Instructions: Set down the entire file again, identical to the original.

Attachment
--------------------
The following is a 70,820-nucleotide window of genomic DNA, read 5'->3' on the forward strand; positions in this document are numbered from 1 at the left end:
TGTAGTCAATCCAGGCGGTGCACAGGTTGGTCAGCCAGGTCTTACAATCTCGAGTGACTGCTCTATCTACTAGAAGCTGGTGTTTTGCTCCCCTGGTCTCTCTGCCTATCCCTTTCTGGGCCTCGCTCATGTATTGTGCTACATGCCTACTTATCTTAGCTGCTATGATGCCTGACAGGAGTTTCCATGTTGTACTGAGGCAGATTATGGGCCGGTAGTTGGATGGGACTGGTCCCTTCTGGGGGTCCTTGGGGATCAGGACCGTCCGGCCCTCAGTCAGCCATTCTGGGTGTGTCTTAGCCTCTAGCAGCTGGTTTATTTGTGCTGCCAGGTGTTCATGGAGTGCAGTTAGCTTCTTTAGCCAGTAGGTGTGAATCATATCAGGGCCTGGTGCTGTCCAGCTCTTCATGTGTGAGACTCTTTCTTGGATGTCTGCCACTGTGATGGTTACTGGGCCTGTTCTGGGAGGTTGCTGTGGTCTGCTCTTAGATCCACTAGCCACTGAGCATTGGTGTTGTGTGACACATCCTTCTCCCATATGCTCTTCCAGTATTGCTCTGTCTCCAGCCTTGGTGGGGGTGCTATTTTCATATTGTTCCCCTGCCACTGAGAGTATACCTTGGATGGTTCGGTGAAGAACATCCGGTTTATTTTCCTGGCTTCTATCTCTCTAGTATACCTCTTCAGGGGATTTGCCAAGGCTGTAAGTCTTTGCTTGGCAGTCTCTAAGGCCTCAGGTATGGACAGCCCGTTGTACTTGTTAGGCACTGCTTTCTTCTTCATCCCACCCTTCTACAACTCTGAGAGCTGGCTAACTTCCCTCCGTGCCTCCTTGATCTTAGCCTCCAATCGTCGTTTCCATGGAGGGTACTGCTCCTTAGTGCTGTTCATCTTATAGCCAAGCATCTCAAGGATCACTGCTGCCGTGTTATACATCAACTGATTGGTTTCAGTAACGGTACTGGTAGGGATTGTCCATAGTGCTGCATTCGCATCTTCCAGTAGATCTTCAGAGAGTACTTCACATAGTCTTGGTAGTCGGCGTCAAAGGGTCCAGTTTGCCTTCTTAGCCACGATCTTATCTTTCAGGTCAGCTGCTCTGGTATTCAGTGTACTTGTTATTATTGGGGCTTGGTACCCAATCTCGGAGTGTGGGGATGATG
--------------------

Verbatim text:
The following is a 70,820-nucleotide window of genomic DNA, read 5'->3' on the forward strand; positions in this document are numbered from 1 at the left end:
TGTAGTCAATCCAGGCGGTGCACAGGTTGGTCAGCCAGGTCTTACAATCTCGAGTGACTGCTCTATCTACTAGAAGCTGGTGTTTTGCTCCCCTGGTCTCTCTGCCTATCCCTTTCTGGGCCTCGCTCATGTATTGTGCTACATGCCTACTTATCTTAGCTGCTATGATGCCTGACAGGAGTTTCCATGTTGTACTGAGGCAGATTATGGGCCGGTAGTTGGATGGGACTGGTCCCTTCTGGGGGTCCTTGGGGATCAGGACCGTCCGGCCCTCAGTCAGCCATTCTGGGTGTGTCTTAGCCTCTAGCAGCTGGTTTATTTGTGCTGCCAGGTGTTCATGGAGTGCAGTTAGCTTCTTTAGCCAGTAGGTGTGAATCATATCAGGGCCTGGTGCTGTCCAGCTCTTCATGTGTGAGACTCTTTCTTGGATGTCTGCCACTGTGATGGTTACTGGGCCTGTTCTGGGAGGTTGCTGTGGTCTGCTCTTAGATCCACTAGCCACTGAGCATTGGTGTTGTGTGACACATCCTTCTCCCATATGCTCTTCCAGTATTGCTCTGTCTCCAGCCTTGGTGGGGGTGCTATTTTCATATTGTTCCCCTGCCACTGAGAGTATACCTTGGATGGTTCGGTGAAGAACATCCGGTTTATTTTCCTGGCTTCTATCTCTCTAGTATACCTCTTCAGGGGATTTGCCAAGGCTGTAAGTCTTTGCTTGGCAGTCTCTAAGGCCTCAGGTATGGACAGCCCGTTGTACTTGTTAGGCACTGCTTTCTTCTTCATCCCACCCTTCTACAACTCTGAGAGCTGGCTAACTTCCCTCCGTGCCTCCTTGATCTTAGCCTCCAATCGTCGTTTCCATGGAGGGTACTGCTCCTTAGTGCTGTTCATCTTATAGCCAAGCATCTCAAGGATCACTGCTGCCGTGTTATACATCAACTGATTGGTTTCAGTAACGGTACTGGTAGGGATTGTCCATAGTGCTGCATTCGCATCTTCCAGTAGATCTTCAGAGAGTACTTCACATAGTCTTGGTAGTCGGCGTCAAAGGGTCCAGTTTGCCTTCTTAGCCACGATCTTATCTTTCAGGTCAGCTGCTCTGGTATTCAGTGTACTTGTTATTATTGGGGCTTGGTACCCAATCTCGGAGTGTGGGGATGATG